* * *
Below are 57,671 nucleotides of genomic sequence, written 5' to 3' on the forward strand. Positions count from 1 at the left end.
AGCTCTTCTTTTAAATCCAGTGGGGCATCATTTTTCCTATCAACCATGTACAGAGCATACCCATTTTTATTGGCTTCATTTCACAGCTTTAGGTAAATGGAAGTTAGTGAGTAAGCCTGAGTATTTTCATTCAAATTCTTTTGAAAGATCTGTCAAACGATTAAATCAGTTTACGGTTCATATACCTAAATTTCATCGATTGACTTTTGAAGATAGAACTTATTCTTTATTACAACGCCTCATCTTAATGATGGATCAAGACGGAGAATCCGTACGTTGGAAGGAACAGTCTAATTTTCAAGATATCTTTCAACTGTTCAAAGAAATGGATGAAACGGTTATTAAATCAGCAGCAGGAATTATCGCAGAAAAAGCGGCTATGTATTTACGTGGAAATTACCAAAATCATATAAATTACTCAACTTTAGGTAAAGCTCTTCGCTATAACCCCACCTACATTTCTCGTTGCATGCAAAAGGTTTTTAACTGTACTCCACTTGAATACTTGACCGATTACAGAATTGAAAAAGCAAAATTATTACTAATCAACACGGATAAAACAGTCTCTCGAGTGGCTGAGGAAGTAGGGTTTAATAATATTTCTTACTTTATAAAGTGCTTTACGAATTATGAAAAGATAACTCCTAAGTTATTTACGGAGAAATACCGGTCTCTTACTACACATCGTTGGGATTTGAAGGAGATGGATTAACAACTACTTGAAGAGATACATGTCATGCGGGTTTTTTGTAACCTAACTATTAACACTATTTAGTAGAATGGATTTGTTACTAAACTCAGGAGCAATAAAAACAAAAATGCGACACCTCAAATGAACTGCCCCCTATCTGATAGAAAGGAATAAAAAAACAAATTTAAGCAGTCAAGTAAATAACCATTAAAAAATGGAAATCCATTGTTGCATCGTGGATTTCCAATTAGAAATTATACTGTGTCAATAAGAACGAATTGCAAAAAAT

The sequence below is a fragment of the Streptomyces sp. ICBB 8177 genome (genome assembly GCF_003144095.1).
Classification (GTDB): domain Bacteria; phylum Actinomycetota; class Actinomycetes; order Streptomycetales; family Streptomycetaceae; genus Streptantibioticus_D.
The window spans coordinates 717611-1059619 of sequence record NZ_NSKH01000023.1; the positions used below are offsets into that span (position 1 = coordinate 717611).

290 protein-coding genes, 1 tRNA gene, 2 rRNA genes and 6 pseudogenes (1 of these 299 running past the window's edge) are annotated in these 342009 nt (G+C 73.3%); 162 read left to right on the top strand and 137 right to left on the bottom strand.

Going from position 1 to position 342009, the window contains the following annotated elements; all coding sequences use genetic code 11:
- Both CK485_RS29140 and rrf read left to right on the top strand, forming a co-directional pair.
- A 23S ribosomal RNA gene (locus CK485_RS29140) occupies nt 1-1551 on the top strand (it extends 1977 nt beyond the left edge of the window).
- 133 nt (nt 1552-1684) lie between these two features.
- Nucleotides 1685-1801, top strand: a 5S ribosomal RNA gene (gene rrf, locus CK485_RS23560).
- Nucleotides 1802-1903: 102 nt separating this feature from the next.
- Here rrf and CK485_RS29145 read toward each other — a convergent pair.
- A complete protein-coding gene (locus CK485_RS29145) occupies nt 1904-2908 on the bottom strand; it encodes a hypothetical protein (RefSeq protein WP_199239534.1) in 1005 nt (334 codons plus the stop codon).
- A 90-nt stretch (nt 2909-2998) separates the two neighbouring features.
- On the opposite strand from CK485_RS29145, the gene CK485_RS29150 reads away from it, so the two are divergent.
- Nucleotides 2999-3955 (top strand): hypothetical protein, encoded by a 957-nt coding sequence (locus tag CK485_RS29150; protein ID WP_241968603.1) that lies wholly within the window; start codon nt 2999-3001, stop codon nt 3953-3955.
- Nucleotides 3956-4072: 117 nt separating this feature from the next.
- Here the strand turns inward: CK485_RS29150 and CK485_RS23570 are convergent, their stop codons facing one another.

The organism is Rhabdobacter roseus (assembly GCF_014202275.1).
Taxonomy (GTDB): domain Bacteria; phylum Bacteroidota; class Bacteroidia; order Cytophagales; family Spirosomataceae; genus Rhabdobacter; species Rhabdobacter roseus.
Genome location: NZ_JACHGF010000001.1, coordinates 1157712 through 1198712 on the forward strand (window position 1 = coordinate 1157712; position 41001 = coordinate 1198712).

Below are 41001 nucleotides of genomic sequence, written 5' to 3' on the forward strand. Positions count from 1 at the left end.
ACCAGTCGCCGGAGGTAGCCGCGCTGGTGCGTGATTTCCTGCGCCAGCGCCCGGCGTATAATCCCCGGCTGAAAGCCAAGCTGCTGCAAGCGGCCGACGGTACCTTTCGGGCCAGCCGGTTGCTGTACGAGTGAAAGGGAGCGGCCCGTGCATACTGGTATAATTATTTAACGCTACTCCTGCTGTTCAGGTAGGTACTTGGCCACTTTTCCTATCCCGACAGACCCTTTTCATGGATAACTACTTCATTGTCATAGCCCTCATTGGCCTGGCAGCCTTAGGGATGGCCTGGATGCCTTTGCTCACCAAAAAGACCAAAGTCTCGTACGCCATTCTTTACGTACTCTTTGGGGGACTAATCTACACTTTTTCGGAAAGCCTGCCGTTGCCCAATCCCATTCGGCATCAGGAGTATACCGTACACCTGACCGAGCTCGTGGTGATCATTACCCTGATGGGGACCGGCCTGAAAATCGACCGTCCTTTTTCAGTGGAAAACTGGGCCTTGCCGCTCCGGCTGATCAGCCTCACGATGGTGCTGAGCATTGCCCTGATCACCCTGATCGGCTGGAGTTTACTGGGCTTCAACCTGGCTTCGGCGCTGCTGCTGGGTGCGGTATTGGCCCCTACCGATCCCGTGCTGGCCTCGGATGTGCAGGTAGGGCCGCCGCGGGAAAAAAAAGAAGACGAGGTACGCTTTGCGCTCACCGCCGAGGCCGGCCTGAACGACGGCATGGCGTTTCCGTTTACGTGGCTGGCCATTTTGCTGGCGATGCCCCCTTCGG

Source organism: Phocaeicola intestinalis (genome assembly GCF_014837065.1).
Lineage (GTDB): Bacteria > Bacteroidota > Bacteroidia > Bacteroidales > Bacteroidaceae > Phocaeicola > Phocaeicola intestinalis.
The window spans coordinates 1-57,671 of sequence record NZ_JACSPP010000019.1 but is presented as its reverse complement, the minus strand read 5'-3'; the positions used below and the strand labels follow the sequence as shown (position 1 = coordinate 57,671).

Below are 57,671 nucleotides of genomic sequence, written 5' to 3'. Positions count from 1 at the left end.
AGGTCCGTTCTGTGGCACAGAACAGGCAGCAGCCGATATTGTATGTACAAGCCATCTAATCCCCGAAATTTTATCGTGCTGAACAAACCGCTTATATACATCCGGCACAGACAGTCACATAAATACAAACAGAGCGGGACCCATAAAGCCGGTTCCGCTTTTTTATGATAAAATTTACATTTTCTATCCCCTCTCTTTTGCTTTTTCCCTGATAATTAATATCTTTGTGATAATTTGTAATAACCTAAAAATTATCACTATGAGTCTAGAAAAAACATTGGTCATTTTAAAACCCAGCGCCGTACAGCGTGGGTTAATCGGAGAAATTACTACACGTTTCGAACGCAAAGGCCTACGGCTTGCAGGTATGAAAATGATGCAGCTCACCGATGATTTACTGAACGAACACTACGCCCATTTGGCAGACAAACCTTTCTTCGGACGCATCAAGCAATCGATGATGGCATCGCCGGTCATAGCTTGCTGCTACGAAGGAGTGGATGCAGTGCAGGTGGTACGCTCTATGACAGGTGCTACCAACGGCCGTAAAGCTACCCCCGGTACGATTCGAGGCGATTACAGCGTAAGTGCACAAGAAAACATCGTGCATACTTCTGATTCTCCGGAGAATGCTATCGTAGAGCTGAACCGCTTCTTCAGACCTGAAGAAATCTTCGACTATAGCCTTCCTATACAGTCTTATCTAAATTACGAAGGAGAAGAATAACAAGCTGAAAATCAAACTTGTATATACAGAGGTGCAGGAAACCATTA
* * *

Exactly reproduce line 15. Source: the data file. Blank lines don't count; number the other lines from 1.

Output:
- A 90-nt stretch (nt 2909-2998) separates the two neighbouring features.